Italy may now be a pawn

In 2008, the reliability of the future Nabucco pipeline was also called into question by the war between Georgia and Russia: for Nabucco to function efficiently, there will have to be stable conditions in Georgia and a number of other forme Soviet Republics. In this regard, the State Department’s concerns about Berlusconi were heightened by the pro-Russian position adopted by the Italian Prime Minister, which was in direct opposition to the line taken by other members of NATO. For the first time, Mankoff’s report raises the suspicion that along with their Russian counterparts, Berlusconi and his associates may have a personal financial interest in the outcome in of the competition between the two pipelines.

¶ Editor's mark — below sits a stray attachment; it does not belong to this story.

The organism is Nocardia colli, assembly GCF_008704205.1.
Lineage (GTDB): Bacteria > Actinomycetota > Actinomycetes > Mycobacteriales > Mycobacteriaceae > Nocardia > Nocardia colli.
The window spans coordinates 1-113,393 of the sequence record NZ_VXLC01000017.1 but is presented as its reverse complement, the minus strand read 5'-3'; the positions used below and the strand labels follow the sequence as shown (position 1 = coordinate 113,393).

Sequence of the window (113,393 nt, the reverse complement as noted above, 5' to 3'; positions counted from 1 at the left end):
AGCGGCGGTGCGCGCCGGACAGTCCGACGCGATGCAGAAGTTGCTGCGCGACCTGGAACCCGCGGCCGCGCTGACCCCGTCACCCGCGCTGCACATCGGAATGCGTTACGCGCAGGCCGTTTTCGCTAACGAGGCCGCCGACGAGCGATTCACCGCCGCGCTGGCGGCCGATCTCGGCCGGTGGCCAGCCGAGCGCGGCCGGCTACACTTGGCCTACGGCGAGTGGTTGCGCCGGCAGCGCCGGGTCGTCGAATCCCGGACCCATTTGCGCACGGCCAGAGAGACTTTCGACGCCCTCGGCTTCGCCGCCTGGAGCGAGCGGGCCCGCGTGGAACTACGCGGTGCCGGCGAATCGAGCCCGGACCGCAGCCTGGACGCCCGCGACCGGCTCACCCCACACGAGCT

The seriousness of the war in Georgia should have provided the impetus for greater cohesion on the level of Europe and a more determined effort to reduce its energy dependence on Moscow. But this attitude was nowhere to be seen in Italy. Now that we have reached this turning point, Washington is very eager to find out all it can about the personal investments of Berlusconi and Putin, which may be exerting a determining force in Italian foreign policy.

The obvious danger is that Italy may now be a de facto pawn in Putin’s bid for power, which aims to divide and sustain division in the European Union, so as to take full advantage of the relative weakness of European member states in their bilateral relations with Russia. As Jeffrey Mankoff explains, European countries dependence on the what amounts to Russian semi-monopoly on natural gas supplies “leaves them in a position where resisting Russian political demands could have serious economic and political consequences.”